In living beings, the cells that are responsible for maintaining and replenishing the liver has remained a mystery. Following a research initiative undertaken at Children’s Medical Center Research Institute, UT Southwestern have identified the cells in liver that are responsible for maintaining and replenishing the liver, and at the same time have also pinpointed the place where these cells reside in the liver.
The findings are published in the journal Science. The findings of the research could help researchers answer important questions pertaining to liver damage, liver maintenance, and liver cancer.
Anatomically, the liver performs several critical functions. This includes chemical detoxification, bile excretion, blood protein production, and regulation of energy metabolism. On the other hand, physiologically, the liver comprises tissue units called lobules, which, if cross-sectioned resemble honeycombs. Meanwhile, individual lobules are arranged in concentric zones wherein hepatocytes – the primary cell type- carry out varied functions.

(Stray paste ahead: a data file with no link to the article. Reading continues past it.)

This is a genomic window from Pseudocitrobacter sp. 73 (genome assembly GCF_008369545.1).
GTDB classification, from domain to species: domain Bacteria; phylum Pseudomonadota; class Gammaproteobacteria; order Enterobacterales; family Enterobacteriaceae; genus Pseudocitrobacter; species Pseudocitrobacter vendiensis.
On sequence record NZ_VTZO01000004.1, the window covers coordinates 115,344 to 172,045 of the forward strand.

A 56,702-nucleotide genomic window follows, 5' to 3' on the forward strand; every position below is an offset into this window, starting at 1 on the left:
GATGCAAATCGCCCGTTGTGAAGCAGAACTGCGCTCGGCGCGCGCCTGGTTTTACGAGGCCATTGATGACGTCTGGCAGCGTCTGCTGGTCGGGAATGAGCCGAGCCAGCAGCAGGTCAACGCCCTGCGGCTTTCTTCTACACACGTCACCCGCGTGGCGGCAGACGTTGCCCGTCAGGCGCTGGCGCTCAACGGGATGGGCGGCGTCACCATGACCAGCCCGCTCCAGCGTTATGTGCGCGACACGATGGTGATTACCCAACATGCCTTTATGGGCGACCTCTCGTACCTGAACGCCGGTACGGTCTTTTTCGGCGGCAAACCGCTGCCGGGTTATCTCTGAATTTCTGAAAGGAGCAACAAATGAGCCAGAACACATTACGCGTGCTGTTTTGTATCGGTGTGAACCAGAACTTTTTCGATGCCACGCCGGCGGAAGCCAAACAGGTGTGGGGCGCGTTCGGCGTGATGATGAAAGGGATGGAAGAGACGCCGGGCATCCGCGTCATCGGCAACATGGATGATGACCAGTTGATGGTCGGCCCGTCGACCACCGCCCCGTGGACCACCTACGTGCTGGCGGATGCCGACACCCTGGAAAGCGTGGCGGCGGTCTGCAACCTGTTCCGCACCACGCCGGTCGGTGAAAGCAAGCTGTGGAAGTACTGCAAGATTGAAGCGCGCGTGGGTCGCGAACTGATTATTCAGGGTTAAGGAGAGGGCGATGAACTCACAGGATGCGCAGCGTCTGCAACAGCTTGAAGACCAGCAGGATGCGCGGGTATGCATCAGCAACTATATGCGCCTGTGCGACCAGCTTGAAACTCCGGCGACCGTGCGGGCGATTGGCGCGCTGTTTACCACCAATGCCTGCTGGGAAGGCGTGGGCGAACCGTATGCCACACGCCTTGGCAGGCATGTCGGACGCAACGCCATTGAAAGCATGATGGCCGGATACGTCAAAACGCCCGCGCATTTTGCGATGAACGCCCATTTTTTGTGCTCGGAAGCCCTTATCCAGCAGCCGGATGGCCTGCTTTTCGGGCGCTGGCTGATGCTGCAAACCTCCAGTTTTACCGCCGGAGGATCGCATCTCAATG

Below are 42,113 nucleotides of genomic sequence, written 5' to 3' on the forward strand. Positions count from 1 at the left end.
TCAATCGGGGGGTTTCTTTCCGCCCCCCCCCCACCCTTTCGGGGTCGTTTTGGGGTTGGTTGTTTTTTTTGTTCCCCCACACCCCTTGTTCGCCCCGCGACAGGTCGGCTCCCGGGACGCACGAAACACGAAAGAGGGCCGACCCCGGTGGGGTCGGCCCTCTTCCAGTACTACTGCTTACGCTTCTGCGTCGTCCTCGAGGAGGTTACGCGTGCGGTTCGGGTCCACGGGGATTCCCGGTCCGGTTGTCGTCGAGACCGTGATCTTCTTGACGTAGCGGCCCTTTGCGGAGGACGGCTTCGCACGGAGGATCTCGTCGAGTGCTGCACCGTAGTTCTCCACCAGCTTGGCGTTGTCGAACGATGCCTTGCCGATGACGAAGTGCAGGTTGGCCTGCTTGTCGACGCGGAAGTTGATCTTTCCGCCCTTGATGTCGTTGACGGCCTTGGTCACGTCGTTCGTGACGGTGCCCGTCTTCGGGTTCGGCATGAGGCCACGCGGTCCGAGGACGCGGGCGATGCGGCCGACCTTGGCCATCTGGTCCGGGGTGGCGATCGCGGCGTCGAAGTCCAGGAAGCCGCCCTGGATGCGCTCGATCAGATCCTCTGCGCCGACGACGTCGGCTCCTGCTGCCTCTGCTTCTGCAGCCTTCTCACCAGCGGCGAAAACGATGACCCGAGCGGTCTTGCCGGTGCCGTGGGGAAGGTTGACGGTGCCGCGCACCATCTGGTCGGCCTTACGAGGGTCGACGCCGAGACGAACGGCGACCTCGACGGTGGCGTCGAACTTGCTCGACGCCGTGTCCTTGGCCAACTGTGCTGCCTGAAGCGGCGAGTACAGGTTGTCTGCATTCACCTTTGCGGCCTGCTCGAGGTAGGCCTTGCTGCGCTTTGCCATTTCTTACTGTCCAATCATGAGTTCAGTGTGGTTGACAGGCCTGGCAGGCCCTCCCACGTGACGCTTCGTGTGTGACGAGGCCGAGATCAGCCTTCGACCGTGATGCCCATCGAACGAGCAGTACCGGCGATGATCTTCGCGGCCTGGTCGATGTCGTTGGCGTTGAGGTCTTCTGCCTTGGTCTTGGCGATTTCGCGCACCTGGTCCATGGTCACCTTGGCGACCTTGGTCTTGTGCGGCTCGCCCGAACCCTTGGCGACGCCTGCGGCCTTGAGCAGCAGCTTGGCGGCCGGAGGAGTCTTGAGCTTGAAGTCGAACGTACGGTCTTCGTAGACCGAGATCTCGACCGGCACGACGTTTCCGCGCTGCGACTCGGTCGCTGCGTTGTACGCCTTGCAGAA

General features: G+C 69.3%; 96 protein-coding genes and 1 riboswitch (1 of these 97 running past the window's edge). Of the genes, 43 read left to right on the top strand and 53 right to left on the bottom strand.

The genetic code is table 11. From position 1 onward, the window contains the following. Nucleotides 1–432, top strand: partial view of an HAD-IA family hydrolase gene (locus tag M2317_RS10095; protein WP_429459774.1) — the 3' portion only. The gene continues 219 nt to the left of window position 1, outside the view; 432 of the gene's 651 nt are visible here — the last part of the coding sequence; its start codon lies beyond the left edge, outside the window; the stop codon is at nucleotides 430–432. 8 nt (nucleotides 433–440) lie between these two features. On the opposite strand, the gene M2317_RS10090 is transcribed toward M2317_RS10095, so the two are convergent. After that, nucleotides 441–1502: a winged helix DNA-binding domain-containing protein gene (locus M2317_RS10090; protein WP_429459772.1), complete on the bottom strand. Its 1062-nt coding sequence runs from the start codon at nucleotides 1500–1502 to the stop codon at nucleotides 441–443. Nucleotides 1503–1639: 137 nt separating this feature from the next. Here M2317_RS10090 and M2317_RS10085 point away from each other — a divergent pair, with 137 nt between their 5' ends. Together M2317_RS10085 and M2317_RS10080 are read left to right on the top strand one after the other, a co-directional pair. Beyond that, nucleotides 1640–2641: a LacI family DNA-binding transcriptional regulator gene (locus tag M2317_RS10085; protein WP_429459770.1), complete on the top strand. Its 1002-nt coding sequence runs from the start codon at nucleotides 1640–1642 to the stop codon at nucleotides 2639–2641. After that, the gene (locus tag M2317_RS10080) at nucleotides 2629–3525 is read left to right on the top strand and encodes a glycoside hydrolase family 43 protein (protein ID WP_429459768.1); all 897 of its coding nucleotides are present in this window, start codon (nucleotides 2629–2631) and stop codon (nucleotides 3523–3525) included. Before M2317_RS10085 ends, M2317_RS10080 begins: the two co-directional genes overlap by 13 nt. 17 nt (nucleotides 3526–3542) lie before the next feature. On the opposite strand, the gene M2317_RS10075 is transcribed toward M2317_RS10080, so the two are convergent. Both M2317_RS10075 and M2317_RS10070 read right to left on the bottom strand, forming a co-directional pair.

In fact, over the past decade, there has been debate if all hepatocytes across the lobule contribute to new cell generation or if it only a certain set of stem cells or hepatocytes that do so.
Importantly, efforts undertaken earlier to identify the cells that are responsible for liver regeneration were hampered by a lack of markers that could differentiate and compare the function of various types of hepatocytes.
This issue addressed at the Zhu lab addressed by comparison of genes that point out hepatocytes throughout the liver. Employing this approach, scientists identified genes as markers to distinguish the functions and identities of different subsets of hepatocyte. To attain this, scientists created 11 new mouse strains wherein each carries a marker for a specific set of hepatocytes.